# hex-based hmac signature (using sha256), as well as a time-based nonce
def sign(message, secret_key):
    t = int(time.time())
    return t,
        "{}.{}".format(t, message).encode("utf8"),

# this is the main lambda handler, it gets triggered with an event
# the event is set on Cloudwatch
def lambda_handler(event, _context):
    # url is constructed from:
    # base_url: e.g. ""
    # event["task"]: e.g. "generate-monthly-reports"
    url = "{}/{}".format(os.environ['base_url'], event["task"])
    # secret_key is defined as an environment variable for Lambda
    # (there are even more secure ways, but it should be
    #  encrypted automatically and probably good-enough for most cases)
    secret_key = os.environ['secret_key']
    # our signature protects the whole url
    t, signature = sign(url, secret_key)"t={},signature={}".format(t, signature))
    # POSTing a request to the url, and passing the signature and the nonce
    r =, {"signature": signature, "t": t})
        "response status: {} body: {} headers: {}".format(
            r.status_code, r.text, r.headers
    return r.status_code

The signature algorithm is essentially the same one used by Stripe. And therefore we can validate it in our Rails app using the Stripe library (it’s simple enough to extract it out though, if you’re not using Stripe, the algorithm is very simple, yet robust in terms of security).

After setting the Lambda function, you should provide it with two environment variables: base_url and secret_key (which should be long, random and complex)

The environment variables for your Lambda function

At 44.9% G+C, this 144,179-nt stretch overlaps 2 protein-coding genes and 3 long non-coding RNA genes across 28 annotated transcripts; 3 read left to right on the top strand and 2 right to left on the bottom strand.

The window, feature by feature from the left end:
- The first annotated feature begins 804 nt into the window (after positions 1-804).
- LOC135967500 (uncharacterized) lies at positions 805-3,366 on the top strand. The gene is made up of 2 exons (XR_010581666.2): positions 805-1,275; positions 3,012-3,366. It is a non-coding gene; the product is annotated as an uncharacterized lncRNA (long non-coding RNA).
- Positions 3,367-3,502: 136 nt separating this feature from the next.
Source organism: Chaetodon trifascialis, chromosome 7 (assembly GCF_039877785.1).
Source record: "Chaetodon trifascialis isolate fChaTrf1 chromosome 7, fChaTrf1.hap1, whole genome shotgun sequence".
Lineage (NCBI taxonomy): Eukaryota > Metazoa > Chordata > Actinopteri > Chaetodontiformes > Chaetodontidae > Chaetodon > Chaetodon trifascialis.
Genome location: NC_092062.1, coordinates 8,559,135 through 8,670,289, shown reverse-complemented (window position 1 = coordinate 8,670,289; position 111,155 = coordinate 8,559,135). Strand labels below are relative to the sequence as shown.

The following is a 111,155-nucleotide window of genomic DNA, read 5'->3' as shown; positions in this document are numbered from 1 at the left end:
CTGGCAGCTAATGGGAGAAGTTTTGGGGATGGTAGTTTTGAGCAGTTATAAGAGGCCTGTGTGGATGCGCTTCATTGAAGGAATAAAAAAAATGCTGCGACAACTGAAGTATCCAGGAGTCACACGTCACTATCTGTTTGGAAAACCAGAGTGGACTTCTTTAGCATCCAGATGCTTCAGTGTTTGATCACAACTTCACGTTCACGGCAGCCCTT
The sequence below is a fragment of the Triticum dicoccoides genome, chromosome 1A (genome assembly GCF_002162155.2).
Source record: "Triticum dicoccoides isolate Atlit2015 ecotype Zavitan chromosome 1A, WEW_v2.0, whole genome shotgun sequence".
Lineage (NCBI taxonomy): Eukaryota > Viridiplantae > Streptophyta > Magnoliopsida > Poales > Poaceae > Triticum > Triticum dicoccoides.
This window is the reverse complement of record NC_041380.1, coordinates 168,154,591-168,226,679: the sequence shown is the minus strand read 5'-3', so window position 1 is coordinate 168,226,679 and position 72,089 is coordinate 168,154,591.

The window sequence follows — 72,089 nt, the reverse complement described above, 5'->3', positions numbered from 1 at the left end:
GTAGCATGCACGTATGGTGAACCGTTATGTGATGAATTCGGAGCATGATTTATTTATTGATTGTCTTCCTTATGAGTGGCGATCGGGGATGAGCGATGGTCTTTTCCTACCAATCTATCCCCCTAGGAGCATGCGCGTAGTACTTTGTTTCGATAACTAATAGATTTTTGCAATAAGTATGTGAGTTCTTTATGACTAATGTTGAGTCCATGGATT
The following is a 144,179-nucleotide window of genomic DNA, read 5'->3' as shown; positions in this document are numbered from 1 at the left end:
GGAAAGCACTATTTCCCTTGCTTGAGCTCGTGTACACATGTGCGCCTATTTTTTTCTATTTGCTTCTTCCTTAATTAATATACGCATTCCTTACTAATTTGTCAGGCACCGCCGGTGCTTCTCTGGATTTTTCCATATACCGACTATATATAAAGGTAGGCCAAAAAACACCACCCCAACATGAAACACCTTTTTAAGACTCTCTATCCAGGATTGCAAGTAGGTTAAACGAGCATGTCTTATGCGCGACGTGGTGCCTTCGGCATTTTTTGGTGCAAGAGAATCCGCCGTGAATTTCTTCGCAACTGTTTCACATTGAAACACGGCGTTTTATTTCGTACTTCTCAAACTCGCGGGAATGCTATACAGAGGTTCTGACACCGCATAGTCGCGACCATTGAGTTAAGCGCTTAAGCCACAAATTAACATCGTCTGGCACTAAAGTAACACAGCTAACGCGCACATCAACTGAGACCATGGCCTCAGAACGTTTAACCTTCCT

Cloudwatch Events

The next step is to create Cloudwatch events that run on schedule, and launch your Lambda function.

You need to create a new Rule for every scheduled event you have. The rule would be triggered by Event Source which is a Schedule (to which, you provide a cron expression, or tell it to run at a fixed rate).

The Target of the rule, would be our Lambda function.

The important thing here is to pass the task parameter to our Lambda. This parameter would define the actual task to execute on our app, or the last part of the url. In the example above this was set to generate-monthly-reports. So your webhook URL would end something like

This allows us to re-use the same Lambda function for lots of different schedule events and tasks / URL endpoints.

You would need to configure this on the Target->Configure input->Constant (JSON text), and set it as {"task": "generate-monthly-report"} (for our example).

The CloudWatch Rule. Notice the helpful Next 10 Trigger Date(s) for your cron expression, as well as the JSON data we need to pass to our Lambda function

Once set, the Cloudwatch event would trigger your lambda on schedule, and pass it the right task parameter which would send the webhook to your app. Easy.

Handling webhooks in Rails

Now that we have our Lambda set up to fire a webhooks on schedule, we need to handle the webhook and launch a job.

We’ll use a simple webhooks rails controller to handle our tasks.

class WebhooksController < ApplicationController
  # webhooks don't have CSRF tokens
  skip_before_action :verify_authenticity_token

  # the authorize before action would verify the webhook signature
  before_action :authorize

  def generate_monthly_report
    # generate the report, e.g.


  def authorize
    head :forbidden unless valid_signature?

  def valid_signature?
    return false if params[:signature].blank? || params[:t].blank?
    # we're (re)using the Stripe signature algorithm to keep things DRY